Prime Minister Rishi Sunak and a record number of 180 Members of Parliament (MPs) attended the National Parliamentary Prayer Breakfast, an annual event organised by the Christians in Parliament All-Party Parliamentary Group and sponsored by Premier.
Over 700 people gathered in Westminster Hall on Tuesday to pray, worship and hear Dr. Amy Orr Ewing speak about the significance of forgiveness in public life, the theme of this year’s event.
Sir Lindsay Hoyle, the Speaker of the House of Commons kicked off the event welcoming everyone and jokingly sending a message to Prime Minister Rishi Sunak.
“This year’s theme is power and forgiveness in public life. It’s an immensely important topic in my role as Speaker, I appreciate the need to be able to disagree well, in our political conversations. And of course, I’ve got to say, I hope it’s not as memorable this year, as it was last year. Prime Minister…”
The Speaker referred to Rev Les Isaac’s talk on integrity, which inspired former Health Secretary Sajid Javid to resign, subsequently leading to a wave of Cabinet departures and Prime Minister Boris Johnson’s resignation.
Prayers for the government, parliamentarians, British society and the world were led by parliamentarians Lord Stunell, Lord Weir of Ballyhome and Carol Monaghan MP. Marsha De Cordova MP read from the Gospel of Mark before Dr Amy Or Ewing began her address.
“The big question I want to suggest to you this morning, is this: ‘Is there such a thing as forgiveness and redemption that does not minimise harm, or dehumanise, those who have suffered horror?…” Or Ewing asked.
The lecturer at the University of Aberdeen School of Divinity said the human instinct to demand justice points towards Jesus and encouraged attendees to think about how the pursuit of justice can coexist with forgiveness and redemption despite it often being perceived as a moral weakness.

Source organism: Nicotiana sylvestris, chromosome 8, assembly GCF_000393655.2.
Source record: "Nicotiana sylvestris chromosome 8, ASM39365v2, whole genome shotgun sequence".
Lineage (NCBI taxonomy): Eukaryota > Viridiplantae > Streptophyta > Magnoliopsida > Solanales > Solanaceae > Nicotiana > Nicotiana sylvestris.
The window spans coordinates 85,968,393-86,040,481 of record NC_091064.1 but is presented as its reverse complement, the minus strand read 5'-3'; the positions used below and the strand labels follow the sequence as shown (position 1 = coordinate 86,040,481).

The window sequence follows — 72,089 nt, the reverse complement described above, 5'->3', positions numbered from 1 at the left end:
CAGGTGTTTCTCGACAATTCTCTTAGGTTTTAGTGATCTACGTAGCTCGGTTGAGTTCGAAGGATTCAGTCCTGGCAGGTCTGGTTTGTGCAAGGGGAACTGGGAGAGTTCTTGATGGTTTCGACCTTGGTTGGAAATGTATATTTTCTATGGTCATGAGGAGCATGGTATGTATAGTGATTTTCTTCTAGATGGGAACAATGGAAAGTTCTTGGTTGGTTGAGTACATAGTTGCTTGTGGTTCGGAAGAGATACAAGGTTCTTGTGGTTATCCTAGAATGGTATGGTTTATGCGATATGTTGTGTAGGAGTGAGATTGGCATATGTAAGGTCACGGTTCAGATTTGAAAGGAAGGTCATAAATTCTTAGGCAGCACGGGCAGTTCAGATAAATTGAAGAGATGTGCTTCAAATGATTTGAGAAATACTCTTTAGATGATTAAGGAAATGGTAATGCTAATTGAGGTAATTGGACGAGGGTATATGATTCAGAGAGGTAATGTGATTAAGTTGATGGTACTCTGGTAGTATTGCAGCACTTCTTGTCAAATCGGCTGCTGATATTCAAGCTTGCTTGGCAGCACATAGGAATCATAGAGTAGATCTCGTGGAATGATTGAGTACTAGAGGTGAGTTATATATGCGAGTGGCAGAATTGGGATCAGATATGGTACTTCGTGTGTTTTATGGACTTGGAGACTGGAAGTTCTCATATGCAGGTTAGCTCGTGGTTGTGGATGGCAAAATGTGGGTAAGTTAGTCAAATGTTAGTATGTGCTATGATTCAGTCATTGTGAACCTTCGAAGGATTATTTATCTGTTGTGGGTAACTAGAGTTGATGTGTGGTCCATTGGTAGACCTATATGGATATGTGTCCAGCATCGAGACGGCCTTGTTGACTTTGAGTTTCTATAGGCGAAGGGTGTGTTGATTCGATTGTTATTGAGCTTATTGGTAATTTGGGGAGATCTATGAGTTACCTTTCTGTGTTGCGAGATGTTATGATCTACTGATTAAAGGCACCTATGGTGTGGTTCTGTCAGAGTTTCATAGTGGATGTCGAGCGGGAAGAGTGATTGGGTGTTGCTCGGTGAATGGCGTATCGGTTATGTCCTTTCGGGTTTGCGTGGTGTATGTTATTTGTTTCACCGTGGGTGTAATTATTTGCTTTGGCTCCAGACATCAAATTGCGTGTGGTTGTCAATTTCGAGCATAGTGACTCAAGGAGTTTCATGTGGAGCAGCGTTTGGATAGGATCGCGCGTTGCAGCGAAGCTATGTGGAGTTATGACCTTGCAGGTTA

“The instinct and culture the harm matters so profoundly, that a person must pay must perhaps even die some kind of social or professional death, for their transgression, points beyond itself to the echo of a story that has given meaning to millions of people around the world for over 2000 years. Jesus of Nazareth, as God incarnate, God in flesh, willingly died by crucifixion at the hands of the Romans.
“And as we heard in the reading just earlier, His death is described in the New Testament as a ransom, an offering and a sacrifice. He pays a price for the transgressions of the world. That means that forgiveness can be real. The price we all intuitively sense must be paid for harm is actually paid by Jesus.”
Prime Minister Rishi Sunak, who attended the event, sent this statement to Premier Christian News: “The work of Churches and Christian charities up and down the country strengthens our local communities immeasurably.
“The National Parliamentary Prayer Breakfast holds an important place in the calendar, serving to strengthen connections between local Churches and their MPs.
“I hope today will build new local partnerships across the country to serve our local communities and, as your Prime Minister, I pass on my thanks to those attending today’s event and to all Christians up and down the UK.”
The event concluded with a rendition of the hymn “And Can It Be That I Should Gain.”